Hi everyone! As you are all probably well aware by now, I recently had a hip injury (if you missed the beginning of this saga, go here and then read almost every other blog post after that for the rest of the story!). I’ve had a few mini-injuries here and there over the past 3.5 years of running, but this hip/butt pain was different. So after asking around and trying a few things (yoga, a week off running, rolling the area with a massage ball) I realized that I needed to take this to a higher power, and made a phone call to a physical therapy office. And I’m not going to lie, I was TERRIFIED! I didn’t know how he’d diagnose me or what he’d have me do. And I didn’t want him to tell me to stop running (although news flash: if running hurts, your PT will tell you to stop until it doesn’t hurt anymore. Sorry.). Even though I see lots of bloggers mention physical therapy or “PT” on their blogs all the time, I had no idea what to expect! So for anyone who thinks they are injured and might need to visit a physical therapist, here’s a handy little PT 101 guide for you:
How do you find one? This one is actually easier than I thought – I just asked my runner coworker for a recommendation, gave them a call, and got an appointment right away. This was the best way to do it because I knew he was covered by my insurance and that he came highly recommended by her. If this won’t work for you, try asking employees at a local running store who they see, check out reviews online, or search for one that specializes in running/respects a runner’s need to get back to running. Many runners have been injured, and if someone helped them get back to running they’ll be so excited to share that PT with you! And a big draw for me was finding one that didn’t need a referral from a doctor.
What should you expect at your first appointment? Everyone’s injury is different, but in general the first appointment is longer and is used to determine what the problem is, as well as give your PT a chance to come up with a game plan to get you stronger. I asked the receptionist what to expect, and she gave me a brief idea that I’d be doing “tests” and that I should wear form-fitting clothing so the PT could see me move better. I wore typical running clothes and my running shoes, but was too injured to run on day 1. Instead, I was asked to walk around and do balance moves in bare feet, was poked around my hips to feel for the cause of pain, and had my strength checked. It didn’t hurt, and I felt like I could share my story and my current pain level to help give him an idea of what was going on. He took all of the information and used it to come up with a diagnosis for me.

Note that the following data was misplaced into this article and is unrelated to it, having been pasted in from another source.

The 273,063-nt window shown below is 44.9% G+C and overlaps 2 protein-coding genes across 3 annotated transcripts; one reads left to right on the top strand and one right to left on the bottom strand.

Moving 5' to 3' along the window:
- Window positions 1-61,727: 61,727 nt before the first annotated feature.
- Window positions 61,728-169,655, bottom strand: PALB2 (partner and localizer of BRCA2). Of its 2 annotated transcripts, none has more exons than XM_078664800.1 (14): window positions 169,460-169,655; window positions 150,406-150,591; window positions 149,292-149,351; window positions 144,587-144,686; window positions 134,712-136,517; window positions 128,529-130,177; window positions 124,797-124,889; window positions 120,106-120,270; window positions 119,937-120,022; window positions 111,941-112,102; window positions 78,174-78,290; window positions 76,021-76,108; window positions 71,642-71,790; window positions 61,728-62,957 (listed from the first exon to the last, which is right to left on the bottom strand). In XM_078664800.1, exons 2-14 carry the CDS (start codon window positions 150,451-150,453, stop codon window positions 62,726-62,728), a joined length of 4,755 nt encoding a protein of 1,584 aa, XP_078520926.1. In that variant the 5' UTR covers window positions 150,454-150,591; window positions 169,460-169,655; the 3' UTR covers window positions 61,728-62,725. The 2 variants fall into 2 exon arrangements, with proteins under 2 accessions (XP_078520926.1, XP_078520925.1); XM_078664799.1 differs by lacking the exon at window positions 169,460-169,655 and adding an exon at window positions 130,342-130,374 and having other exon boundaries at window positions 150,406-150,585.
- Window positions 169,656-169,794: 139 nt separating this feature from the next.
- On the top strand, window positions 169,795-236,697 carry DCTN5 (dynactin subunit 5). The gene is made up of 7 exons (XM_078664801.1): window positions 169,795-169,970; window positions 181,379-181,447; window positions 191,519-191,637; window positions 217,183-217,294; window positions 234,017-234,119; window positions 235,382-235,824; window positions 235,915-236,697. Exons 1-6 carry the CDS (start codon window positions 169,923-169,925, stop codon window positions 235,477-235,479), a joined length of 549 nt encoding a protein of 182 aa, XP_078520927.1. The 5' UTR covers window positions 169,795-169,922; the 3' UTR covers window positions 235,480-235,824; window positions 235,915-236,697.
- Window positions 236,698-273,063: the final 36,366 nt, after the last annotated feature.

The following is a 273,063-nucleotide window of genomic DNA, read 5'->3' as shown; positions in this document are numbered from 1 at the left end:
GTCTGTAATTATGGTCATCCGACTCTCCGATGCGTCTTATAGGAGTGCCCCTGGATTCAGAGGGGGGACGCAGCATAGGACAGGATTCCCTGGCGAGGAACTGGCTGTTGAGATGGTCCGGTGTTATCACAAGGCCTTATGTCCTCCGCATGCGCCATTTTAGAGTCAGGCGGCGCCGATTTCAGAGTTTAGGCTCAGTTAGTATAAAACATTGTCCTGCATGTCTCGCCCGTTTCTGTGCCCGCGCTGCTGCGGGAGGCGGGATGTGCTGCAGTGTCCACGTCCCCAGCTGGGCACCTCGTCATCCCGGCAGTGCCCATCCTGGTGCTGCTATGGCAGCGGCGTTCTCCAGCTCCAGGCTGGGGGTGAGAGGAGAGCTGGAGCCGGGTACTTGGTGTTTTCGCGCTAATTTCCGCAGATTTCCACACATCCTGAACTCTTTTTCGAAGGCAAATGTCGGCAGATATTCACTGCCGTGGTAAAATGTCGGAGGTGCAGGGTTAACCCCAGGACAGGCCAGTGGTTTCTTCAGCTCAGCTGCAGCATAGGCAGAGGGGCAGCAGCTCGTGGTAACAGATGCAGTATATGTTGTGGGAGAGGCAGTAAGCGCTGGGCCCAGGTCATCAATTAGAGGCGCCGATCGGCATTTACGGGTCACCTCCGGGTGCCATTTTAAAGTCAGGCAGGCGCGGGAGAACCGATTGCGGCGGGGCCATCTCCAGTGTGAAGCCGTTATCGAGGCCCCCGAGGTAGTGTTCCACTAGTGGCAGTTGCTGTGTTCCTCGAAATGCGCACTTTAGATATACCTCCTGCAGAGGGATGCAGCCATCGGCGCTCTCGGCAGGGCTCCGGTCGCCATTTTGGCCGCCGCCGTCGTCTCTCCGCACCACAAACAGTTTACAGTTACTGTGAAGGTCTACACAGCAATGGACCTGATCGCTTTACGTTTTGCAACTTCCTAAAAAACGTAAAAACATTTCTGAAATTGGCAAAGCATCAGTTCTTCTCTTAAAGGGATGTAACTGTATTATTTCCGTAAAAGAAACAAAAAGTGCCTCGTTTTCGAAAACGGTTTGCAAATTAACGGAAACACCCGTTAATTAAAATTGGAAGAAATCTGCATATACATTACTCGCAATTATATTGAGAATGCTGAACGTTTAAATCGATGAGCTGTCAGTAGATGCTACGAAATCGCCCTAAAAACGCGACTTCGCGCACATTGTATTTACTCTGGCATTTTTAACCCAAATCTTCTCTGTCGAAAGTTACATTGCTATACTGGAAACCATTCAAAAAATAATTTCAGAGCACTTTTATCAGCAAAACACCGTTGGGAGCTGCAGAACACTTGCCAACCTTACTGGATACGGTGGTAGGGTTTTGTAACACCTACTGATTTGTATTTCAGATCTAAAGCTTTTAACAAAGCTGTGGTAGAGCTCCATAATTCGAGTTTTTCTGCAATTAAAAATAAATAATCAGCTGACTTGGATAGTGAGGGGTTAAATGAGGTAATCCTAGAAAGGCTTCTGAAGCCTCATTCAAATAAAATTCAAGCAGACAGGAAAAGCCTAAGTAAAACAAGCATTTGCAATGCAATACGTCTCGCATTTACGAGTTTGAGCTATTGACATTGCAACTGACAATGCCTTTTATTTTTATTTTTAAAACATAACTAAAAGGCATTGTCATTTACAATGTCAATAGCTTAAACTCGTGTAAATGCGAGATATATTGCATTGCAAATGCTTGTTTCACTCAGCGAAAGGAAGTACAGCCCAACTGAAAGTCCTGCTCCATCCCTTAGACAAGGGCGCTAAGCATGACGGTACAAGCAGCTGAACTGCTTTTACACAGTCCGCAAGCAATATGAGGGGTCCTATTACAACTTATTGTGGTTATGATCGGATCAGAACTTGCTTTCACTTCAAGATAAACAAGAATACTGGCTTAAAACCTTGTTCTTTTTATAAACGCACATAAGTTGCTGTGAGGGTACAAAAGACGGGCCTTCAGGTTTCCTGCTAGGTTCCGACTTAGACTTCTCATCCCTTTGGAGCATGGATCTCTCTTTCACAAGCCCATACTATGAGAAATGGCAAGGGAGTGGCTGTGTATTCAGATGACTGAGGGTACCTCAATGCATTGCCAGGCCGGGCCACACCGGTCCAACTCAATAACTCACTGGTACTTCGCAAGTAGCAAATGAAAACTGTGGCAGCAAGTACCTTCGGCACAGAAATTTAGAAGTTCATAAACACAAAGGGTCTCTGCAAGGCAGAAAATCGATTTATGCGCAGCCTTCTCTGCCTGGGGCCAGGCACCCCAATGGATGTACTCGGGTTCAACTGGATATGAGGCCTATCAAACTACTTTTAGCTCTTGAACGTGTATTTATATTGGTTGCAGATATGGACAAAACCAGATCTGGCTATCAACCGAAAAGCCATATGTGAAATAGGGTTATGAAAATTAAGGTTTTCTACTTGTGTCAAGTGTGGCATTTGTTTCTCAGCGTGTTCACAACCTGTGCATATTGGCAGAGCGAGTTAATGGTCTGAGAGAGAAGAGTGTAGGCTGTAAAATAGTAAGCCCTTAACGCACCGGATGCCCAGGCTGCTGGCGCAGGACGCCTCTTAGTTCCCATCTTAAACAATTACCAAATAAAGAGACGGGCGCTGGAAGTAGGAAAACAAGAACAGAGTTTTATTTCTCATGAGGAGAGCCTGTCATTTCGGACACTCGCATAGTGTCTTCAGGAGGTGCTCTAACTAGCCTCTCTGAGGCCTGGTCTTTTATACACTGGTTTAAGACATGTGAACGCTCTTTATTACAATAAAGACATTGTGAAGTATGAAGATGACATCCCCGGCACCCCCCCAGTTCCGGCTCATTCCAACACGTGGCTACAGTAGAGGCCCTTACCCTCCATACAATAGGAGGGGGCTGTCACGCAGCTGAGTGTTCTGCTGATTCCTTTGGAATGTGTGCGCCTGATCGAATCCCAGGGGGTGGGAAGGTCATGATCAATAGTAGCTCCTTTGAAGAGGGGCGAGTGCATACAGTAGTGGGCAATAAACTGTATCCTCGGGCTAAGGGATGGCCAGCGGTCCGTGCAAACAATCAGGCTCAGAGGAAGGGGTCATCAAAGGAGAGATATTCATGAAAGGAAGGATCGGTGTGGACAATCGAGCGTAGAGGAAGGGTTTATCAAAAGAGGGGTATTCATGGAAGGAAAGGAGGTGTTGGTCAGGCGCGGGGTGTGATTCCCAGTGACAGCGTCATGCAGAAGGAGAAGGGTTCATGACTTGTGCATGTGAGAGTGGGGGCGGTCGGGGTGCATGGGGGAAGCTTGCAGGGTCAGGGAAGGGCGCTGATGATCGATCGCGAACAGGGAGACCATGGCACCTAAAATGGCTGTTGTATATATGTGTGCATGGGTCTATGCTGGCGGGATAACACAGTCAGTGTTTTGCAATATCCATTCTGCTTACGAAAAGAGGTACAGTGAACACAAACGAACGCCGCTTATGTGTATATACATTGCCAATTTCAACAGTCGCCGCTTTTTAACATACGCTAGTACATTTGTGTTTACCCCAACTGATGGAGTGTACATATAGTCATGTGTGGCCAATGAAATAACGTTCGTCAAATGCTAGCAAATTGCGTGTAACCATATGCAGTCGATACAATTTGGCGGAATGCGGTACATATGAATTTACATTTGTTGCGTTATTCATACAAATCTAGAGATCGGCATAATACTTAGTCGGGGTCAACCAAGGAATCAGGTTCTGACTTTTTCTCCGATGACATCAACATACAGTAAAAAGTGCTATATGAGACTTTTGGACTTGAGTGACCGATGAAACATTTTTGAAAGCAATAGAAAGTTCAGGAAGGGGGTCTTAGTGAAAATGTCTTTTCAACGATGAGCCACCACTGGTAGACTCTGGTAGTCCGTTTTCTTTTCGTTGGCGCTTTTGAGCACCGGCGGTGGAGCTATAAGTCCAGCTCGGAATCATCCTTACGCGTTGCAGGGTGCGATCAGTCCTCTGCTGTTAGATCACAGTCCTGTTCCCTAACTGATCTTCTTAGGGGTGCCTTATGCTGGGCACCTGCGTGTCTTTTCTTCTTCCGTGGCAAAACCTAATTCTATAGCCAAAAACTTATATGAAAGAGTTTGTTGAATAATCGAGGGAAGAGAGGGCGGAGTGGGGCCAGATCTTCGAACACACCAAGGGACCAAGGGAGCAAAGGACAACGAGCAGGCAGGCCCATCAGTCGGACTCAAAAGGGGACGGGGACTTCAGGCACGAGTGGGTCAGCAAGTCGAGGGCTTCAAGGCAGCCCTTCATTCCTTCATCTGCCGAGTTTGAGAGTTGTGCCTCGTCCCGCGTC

What are these “PT exercises” everyone is talking about? At the end of each appointment (including the first one), I received a sheet of exercises to work on between now and my next appointment. They were each demonstrated to me, and I also got the chance to try them out to make sure I was doing them right. Each exercise should be marked with the amount of reps as well as how often to do them. And yes, you need to do them! This is what helps you build strength and heal. He also recommend safe forms of cross training that I could do while I was banned from running.
Not sure why I’m smiling in these drawings. These were tough!
What are the rest of your appointments like? The other four appointments I had were held once a week and involved doing different exercises while my PT watched and took notes on my progress. This sounds way more intimidating than it actually was! Most of the time I was given an exercise to do (for example, 20 bridges on a stability ball) and while I did them we talked about random stuff to pass the time. He’d occasionally give me tips or we’d discuss why a particular move was so beneficial for me, and how to make the move harder in the future once I’d mastered it. He also took a video of me running and analyzed my form as well as how my injury was affecting other parts of my body when I ran.
What do you do after you’re discharged from PT? Keep doing those exercises! My PT gave me tips on how to keep going with my exercises and which ones I should do to keep building strength. Because I don’t need a referral to go there, he said I can come back whenever I think I need it and he’ll take a look at what’s going on. And he said if I’m having any issues I can send him an email too. I love the ongoing support!
Slowly getting back to running so I don’t have to go back to my PT!
Physical therapy – and anything related to a running injury – can be pretty intimidating when you’re a newbie. Hopefully these tips will make you feel more comfortable about getting started with PT before your injury gets too crazy! Recovery is different for everyone, so listen to your doctor, your PT, and your body to make sure you’re on track.
Have you ever gone to PT? What was the hardest part for you? What do you recommend to an injured runner?